Testimony of Joshua Goodbaum to the Labor Committee of the Connecticut General Assembly

Feb 7 2023

Begins at 1:30:32 here.

Joshua Goodbaum: Thank you, Chairman Sanchez, Ranking Member Ackert, distinguished Members of the Committee. My name is Josh Goodbaum, and I’m a partner in the law firm of Garrison, Levin-Epstein, Fitzgerald & Pirrotti in New Haven. (Senator Kushner, I’m happy to see you as well.) I’m the Chair of the Employment Law Committee of the Connecticut Trial Lawyers Association, and I’m a former Chair of the Labor and Employment Law Section of the Connecticut Bar Association, as well as many other acts of service and bar participation you can find on my website if you’d like.

I’m speaking today in enthusiastic support of HB 6594, ‘An Act Concerning Non-Competes.’ I will say at the outset I’d be very happy to have a conversation with any Member of this Committee who wants to discuss non-competes. My phone number is (203) 777-4425; please feel free to call me. That’s not marketing – I’m happy to talk with you.

I litigate non-competes on behalf of employees – I’ve been doing so for over a decade in Connecticut – and I want to make just a few quick points.

One is that there is no clarity in Connecticut law about whether any particular non-compete is enforceable. And I should know: I’m the person to whom employees come when they say, ‘I’ve got a non-compete and I don’t know if I can take another job.’ And I read the non-compete and I talk to them and I give them general principles of law, and then I say, ‘Yeah, I’m not really sure. Let’s maybe go to court and try to find out.’ What I also have to tell them is, ‘It’s quite expensive to do so. It’s expensive to hire me or any other lawyer who’s going to advocate for you trying to invalidate a non-compete.’

In most areas of the common law, we get development over time, right? Non-competes in Connecticut are governed by the common law – that means judge-made law – except for a very few areas where there is a statute that governs non-competes. Mostly, non-compete law just evolves over time, case by case, until lawyers and judges can figure out what the rules are.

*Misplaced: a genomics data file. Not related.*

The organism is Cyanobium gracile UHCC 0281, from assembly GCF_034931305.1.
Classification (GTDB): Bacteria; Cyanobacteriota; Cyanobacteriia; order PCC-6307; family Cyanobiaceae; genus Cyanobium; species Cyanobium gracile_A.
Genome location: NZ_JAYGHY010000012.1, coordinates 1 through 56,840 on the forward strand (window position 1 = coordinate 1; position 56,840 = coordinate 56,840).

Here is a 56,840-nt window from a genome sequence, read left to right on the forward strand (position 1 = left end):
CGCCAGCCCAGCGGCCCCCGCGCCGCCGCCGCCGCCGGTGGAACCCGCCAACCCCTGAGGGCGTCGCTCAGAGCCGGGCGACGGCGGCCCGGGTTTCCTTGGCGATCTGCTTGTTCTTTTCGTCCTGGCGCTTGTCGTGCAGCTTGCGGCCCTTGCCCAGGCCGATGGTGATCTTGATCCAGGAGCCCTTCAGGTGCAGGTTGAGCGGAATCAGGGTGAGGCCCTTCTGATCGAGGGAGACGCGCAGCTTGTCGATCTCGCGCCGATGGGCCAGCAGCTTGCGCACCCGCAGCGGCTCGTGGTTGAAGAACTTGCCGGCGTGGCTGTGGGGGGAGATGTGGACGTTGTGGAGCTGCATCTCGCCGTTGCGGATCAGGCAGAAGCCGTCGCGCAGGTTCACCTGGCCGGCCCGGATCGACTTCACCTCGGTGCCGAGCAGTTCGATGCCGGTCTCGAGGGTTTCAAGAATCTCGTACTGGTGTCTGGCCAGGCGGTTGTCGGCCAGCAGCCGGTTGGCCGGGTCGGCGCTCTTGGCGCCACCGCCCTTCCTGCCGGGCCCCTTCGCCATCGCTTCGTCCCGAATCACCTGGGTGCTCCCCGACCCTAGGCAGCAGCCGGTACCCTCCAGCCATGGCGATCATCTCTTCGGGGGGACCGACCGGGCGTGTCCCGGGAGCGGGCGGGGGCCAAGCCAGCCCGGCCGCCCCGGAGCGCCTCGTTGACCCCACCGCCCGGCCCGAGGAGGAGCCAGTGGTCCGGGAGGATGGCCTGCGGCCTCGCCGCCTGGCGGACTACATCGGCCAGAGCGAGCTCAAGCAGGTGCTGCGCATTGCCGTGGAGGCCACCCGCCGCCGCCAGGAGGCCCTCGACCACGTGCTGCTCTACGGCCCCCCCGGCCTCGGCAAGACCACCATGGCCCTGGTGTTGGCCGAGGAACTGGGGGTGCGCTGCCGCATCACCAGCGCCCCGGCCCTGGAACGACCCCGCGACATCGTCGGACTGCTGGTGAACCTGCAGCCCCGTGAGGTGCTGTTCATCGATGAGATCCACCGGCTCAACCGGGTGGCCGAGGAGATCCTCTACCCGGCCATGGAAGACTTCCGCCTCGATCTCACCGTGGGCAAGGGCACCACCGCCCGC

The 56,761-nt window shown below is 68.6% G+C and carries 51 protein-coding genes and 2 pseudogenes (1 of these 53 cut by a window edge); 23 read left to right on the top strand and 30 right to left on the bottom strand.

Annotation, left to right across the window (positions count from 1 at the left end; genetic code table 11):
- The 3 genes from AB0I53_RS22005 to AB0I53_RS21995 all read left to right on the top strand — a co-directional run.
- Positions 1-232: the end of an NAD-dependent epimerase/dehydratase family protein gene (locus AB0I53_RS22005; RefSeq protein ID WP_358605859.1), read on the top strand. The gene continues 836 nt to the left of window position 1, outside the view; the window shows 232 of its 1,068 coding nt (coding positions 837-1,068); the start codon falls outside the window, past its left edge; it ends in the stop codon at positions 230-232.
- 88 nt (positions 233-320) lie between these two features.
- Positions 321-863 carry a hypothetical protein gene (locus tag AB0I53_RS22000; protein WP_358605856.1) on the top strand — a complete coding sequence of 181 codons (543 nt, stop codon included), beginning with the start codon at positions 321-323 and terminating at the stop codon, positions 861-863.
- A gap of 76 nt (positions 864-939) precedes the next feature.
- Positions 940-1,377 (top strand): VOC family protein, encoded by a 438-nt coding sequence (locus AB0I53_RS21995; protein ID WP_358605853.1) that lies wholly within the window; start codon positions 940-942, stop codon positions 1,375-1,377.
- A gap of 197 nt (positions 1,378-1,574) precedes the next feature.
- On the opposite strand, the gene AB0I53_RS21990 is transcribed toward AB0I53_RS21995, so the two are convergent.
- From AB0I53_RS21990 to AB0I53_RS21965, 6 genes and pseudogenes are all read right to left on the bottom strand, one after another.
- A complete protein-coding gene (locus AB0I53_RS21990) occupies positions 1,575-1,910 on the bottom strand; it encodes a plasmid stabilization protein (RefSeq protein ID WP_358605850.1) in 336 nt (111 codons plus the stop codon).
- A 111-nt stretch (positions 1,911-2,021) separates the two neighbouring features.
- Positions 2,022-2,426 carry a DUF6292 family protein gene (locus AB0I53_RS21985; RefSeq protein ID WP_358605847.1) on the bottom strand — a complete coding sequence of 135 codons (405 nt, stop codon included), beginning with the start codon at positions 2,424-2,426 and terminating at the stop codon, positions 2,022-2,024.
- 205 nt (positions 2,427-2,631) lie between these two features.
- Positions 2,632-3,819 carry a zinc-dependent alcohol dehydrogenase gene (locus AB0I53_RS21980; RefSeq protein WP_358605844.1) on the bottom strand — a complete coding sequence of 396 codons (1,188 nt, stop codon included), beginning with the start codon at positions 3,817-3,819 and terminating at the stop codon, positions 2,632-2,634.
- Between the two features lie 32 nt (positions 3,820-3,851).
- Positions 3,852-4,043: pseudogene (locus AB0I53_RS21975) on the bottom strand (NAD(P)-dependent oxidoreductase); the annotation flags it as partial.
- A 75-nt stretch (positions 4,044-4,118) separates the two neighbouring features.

Non-compete law has basically not developed since the announcement of the Five Factor Reasonableness Test by the Connecticut Supreme Court in the mid-1970s, and that’s because of the nature of non-compete litigation. The cases only really get litigated at the preliminary injunction stage; the cases very rarely get to final judgment. They almost never get to an appeal, and it’s at the appellate courts – the Connecticut Appellate Court and the Connecticut Supreme Court – where this law is made, to try and clarify in what circumstance a non-compete is more or less likely to be enforceable.

You can show me a non-compete that is six months in duration, and I can say ‘That’s definitely not enforceable for the following reasons.’ Or one that’s five years, and I can say, ‘Oh, that one’s got a strong chance of being enforced.’ Even for the lawyers who do non-compete work day in and day out, it’s very hard to know if a particular non-compete is enforceable. For a normal person, it’s practically impossible.

Accordingly, this is an area that is really ripe for legislative intervention. That’s why I think it is so important that the Governor is promoting this bill and why it’s important that this Committee is holding this hearing.

I have many more things I could say about non-competes, and I’d be happy to say them, but I understand there are many people waiting to testify, including a former client of mine, Dylan Marcus, who can talk about his experience with non-competes, which I hope the Committee will find useful.

Thank you for listening to me. I welcome your questions if you have any, and again, I would be happy to speak with any Member who wants to talk about non-competes in Connecticut.

Chairman Sanchez: Thank you. Any questions? Senator Kushner?

Senator Kushner: I mentioned this, I think at the outset, but I’ve always thought of non-competes for proprietary information and yet, I’ve heard that there are low-wage workers now who are being asked to sign a non-compete, or being required, I should say, not asked. And I wondered if you could give us some examples of industries or jobs – jobs in particular – where workers are frequently signing non-competes in order to have a job.

Goodbaum: Thank you, Senator. I can’t think of any industry where I have not seen a non-compete. They are not in every employer, but they’re the kind of thing that’s very difficult to track, because employers don’t disclose their handbooks, they’re not publicly available in most employers, particularly in small and medium employers.